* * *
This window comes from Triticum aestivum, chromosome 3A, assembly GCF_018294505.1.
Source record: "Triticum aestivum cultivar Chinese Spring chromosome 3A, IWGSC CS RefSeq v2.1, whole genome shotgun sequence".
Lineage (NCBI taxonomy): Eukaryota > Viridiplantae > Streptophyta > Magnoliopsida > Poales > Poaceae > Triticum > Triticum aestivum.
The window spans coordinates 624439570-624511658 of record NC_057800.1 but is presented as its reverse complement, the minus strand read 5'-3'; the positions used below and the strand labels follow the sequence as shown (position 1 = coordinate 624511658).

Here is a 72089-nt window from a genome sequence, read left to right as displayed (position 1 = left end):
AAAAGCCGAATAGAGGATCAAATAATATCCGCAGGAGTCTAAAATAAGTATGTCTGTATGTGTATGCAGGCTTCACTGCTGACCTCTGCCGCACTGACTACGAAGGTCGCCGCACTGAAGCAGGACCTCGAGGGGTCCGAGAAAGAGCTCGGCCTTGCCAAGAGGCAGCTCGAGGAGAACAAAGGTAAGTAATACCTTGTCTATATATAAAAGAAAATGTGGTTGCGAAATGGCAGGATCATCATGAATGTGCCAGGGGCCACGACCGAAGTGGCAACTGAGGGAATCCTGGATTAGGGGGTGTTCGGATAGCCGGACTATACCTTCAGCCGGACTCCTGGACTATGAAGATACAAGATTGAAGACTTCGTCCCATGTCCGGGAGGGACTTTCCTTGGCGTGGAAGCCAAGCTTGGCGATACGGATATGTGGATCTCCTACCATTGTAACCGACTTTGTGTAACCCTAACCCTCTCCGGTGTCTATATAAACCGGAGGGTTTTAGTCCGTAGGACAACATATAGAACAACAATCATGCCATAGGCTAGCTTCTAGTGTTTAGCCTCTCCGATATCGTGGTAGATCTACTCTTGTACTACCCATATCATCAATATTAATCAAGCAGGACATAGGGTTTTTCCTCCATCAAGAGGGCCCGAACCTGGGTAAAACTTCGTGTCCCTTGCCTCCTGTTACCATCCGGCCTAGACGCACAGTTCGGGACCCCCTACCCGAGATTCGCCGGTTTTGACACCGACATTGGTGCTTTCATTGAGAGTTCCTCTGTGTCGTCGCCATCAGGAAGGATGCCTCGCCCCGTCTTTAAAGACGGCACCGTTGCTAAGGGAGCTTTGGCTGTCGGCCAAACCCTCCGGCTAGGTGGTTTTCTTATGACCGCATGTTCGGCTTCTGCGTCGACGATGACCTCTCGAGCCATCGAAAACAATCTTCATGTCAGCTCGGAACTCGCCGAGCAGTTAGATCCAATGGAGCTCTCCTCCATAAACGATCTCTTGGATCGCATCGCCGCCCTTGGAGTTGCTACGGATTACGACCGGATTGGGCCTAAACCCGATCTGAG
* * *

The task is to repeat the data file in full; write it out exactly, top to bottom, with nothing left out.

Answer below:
This window comes from Triticum aestivum, chromosome 3A, assembly GCF_018294505.1.
Source record: "Triticum aestivum cultivar Chinese Spring chromosome 3A, IWGSC CS RefSeq v2.1, whole genome shotgun sequence".
Lineage (NCBI taxonomy): Eukaryota > Viridiplantae > Streptophyta > Magnoliopsida > Poales > Poaceae > Triticum > Triticum aestivum.
The window spans coordinates 624439570-624511658 of record NC_057800.1 but is presented as its reverse complement, the minus strand read 5'-3'; the positions used below and the strand labels follow the sequence as shown (position 1 = coordinate 624511658).

Here is a 72089-nt window from a genome sequence, read left to right as displayed (position 1 = left end):
AAAAGCCGAATAGAGGATCAAATAATATCCGCAGGAGTCTAAAATAAGTATGTCTGTATGTGTATGCAGGCTTCACTGCTGACCTCTGCCGCACTGACTACGAAGGTCGCCGCACTGAAGCAGGACCTCGAGGGGTCCGAGAAAGAGCTCGGCCTTGCCAAGAGGCAGCTCGAGGAGAACAAAGGTAAGTAATACCTTGTCTATATATAAAAGAAAATGTGGTTGCGAAATGGCAGGATCATCATGAATGTGCCAGGGGCCACGACCGAAGTGGCAACTGAGGGAATCCTGGATTAGGGGGTGTTCGGATAGCCGGACTATACCTTCAGCCGGACTCCTGGACTATGAAGATACAAGATTGAAGACTTCGTCCCATGTCCGGGAGGGACTTTCCTTGGCGTGGAAGCCAAGCTTGGCGATACGGATATGTGGATCTCCTACCATTGTAACCGACTTTGTGTAACCCTAACCCTCTCCGGTGTCTATATAAACCGGAGGGTTTTAGTCCGTAGGACAACATATAGAACAACAATCATGCCATAGGCTAGCTTCTAGTGTTTAGCCTCTCCGATATCGTGGTAGATCTACTCTTGTACTACCCATATCATCAATATTAATCAAGCAGGACATAGGGTTTTTCCTCCATCAAGAGGGCCCGAACCTGGGTAAAACTTCGTGTCCCTTGCCTCCTGTTACCATCCGGCCTAGACGCACAGTTCGGGACCCCCTACCCGAGATTCGCCGGTTTTGACACCGACATTGGTGCTTTCATTGAGAGTTCCTCTGTGTCGTCGCCATCAGGAAGGATGCCTCGCCCCGTCTTTAAAGACGGCACCGTTGCTAAGGGAGCTTTGGCTGTCGGCCAAACCCTCCGGCTAGGTGGTTTTCTTATGACCGCATGTTCGGCTTCTGCGTCGACGATGACCTCTCGAGCCATCGAAAACAATCTTCATGTCAGCTCGGAACTCGCCGAGCAGTTAGATCCAATGGAGCTCTCCTCCATAAACGATCTCTTGGATCGCATCGCCGCCCTTGGAGTTGCTACGGATTACGACCGGATTGGGCCTAAACCCGATCTGAG